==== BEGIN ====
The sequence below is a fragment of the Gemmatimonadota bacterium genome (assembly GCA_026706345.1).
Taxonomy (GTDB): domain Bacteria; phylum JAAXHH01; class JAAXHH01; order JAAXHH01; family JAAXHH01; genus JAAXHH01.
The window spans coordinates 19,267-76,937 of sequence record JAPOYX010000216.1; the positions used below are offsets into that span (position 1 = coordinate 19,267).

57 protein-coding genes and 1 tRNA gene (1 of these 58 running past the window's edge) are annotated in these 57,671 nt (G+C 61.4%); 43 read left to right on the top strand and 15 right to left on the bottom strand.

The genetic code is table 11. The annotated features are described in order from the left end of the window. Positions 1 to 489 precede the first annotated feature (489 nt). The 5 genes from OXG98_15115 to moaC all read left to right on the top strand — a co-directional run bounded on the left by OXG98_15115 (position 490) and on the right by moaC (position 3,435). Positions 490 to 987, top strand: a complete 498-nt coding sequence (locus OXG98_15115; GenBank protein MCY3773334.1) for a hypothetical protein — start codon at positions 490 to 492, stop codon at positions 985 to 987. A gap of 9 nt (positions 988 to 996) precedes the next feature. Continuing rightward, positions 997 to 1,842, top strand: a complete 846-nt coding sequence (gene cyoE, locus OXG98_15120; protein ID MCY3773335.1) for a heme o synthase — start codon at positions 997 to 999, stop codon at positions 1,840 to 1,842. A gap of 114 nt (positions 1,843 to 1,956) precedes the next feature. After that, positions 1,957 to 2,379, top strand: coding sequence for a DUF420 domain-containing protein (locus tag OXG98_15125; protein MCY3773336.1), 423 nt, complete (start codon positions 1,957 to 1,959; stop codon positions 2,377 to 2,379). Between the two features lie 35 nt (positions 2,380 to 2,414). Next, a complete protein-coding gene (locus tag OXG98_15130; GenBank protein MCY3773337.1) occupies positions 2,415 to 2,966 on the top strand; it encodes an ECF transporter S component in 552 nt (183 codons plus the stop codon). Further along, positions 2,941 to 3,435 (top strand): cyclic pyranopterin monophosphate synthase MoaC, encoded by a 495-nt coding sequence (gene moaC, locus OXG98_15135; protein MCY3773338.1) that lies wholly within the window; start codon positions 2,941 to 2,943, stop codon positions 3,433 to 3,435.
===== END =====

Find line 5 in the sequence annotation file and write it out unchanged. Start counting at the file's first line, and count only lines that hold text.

The genetic code is table 11. The annotated features are described in order from the left end of the window. Positions 1 to 489 precede the first annotated feature (489 nt). The 5 genes from OXG98_15115 to moaC all read left to right on the top strand — a co-directional run bounded on the left by OXG98_15115 (position 490) and on the right by moaC (position 3,435). Positions 490 to 987, top strand: a complete 498-nt coding sequence (locus OXG98_15115; GenBank protein MCY3773334.1) for a hypothetical protein — start codon at positions 490 to 492, stop codon at positions 985 to 987. A gap of 9 nt (positions 988 to 996) precedes the next feature. Continuing rightward, positions 997 to 1,842, top strand: a complete 846-nt coding sequence (gene cyoE, locus OXG98_15120; protein ID MCY3773335.1) for a heme o synthase — start codon at positions 997 to 999, stop codon at positions 1,840 to 1,842. A gap of 114 nt (positions 1,843 to 1,956) precedes the next feature. After that, positions 1,957 to 2,379, top strand: coding sequence for a DUF420 domain-containing protein (locus tag OXG98_15125; protein MCY3773336.1), 423 nt, complete (start codon positions 1,957 to 1,959; stop codon positions 2,377 to 2,379). Between the two features lie 35 nt (positions 2,380 to 2,414). Next, a complete protein-coding gene (locus tag OXG98_15130; GenBank protein MCY3773337.1) occupies positions 2,415 to 2,966 on the top strand; it encodes an ECF transporter S component in 552 nt (183 codons plus the stop codon). Further along, positions 2,941 to 3,435 (top strand): cyclic pyranopterin monophosphate synthase MoaC, encoded by a 495-nt coding sequence (gene moaC, locus OXG98_15135; protein MCY3773338.1) that lies wholly within the window; start codon positions 2,941 to 2,943, stop codon positions 3,433 to 3,435.